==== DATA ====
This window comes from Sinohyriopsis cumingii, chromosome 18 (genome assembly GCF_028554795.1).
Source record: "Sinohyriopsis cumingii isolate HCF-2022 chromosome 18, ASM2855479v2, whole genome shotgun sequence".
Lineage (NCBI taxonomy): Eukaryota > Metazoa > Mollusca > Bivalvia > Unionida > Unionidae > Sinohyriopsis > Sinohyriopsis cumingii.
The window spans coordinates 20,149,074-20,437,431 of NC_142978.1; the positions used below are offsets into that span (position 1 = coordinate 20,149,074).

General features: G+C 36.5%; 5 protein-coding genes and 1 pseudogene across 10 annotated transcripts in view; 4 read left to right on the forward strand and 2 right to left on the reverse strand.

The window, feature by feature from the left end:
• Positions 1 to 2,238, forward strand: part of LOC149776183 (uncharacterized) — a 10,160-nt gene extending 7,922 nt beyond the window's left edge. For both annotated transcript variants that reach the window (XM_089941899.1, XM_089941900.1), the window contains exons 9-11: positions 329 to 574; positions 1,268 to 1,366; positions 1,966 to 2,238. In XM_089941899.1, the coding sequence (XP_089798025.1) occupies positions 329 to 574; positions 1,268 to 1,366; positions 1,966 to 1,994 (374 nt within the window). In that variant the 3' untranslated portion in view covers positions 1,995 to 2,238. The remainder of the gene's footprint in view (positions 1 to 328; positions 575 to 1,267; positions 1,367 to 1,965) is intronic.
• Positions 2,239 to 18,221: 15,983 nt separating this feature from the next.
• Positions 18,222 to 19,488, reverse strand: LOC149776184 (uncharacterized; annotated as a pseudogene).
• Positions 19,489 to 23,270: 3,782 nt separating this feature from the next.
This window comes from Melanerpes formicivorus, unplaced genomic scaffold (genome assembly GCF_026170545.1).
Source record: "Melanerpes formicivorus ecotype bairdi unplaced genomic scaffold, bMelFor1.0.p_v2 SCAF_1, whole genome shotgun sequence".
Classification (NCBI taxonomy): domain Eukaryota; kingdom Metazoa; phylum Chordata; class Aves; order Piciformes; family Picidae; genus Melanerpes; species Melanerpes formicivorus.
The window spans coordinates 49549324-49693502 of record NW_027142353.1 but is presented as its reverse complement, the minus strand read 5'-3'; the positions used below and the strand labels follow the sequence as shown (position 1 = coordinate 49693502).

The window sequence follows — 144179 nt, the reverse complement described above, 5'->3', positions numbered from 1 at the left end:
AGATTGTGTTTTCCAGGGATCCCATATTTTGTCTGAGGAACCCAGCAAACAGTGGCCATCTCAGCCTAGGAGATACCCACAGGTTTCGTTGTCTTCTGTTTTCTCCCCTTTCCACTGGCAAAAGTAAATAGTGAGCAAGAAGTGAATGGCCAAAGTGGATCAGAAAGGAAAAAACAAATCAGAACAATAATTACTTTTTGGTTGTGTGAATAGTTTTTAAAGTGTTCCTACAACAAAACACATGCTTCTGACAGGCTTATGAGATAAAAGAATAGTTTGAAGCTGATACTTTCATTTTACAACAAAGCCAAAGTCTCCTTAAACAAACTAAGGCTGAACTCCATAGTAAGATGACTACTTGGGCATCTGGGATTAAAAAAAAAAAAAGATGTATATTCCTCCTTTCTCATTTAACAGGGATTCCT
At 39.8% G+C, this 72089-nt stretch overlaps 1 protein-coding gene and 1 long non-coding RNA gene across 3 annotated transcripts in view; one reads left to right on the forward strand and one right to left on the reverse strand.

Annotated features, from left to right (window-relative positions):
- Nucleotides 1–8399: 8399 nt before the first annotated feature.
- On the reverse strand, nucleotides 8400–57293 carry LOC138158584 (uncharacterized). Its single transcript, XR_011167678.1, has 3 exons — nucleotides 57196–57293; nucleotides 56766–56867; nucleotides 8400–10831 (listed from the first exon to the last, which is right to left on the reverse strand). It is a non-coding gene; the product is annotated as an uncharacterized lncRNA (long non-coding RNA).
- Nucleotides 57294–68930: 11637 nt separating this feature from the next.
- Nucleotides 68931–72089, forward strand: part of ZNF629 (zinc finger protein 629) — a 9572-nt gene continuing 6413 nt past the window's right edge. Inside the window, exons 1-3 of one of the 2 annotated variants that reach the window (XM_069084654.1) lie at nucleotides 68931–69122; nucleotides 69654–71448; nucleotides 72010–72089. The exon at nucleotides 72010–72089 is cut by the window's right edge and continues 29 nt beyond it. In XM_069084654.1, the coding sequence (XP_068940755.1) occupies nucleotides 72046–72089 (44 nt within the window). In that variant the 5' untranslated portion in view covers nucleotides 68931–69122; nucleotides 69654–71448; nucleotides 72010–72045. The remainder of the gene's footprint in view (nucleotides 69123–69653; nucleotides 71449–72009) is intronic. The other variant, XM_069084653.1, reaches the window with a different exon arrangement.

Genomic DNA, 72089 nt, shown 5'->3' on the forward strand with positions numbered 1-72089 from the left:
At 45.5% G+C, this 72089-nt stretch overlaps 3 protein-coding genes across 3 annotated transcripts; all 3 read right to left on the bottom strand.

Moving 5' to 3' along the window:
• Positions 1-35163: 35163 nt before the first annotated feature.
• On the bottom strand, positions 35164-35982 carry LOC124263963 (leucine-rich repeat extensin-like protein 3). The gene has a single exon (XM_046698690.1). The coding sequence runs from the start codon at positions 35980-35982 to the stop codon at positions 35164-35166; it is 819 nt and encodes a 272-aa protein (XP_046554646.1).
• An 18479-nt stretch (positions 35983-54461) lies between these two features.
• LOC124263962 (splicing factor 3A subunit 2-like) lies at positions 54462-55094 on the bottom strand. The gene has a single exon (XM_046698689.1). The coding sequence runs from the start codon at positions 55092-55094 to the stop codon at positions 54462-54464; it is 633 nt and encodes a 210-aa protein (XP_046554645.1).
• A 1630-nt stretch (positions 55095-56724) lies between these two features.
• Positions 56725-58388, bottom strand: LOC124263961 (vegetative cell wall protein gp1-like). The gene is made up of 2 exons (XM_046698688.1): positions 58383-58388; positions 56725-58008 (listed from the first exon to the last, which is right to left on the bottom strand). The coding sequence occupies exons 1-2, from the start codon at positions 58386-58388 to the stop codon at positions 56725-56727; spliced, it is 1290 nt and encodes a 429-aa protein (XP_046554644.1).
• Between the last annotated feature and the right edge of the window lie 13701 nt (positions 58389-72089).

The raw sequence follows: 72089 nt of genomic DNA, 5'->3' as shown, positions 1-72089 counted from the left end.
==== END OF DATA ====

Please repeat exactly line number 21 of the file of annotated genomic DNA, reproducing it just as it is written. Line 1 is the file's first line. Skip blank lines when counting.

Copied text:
- Nucleotides 57294–68930: 11637 nt separating this feature from the next.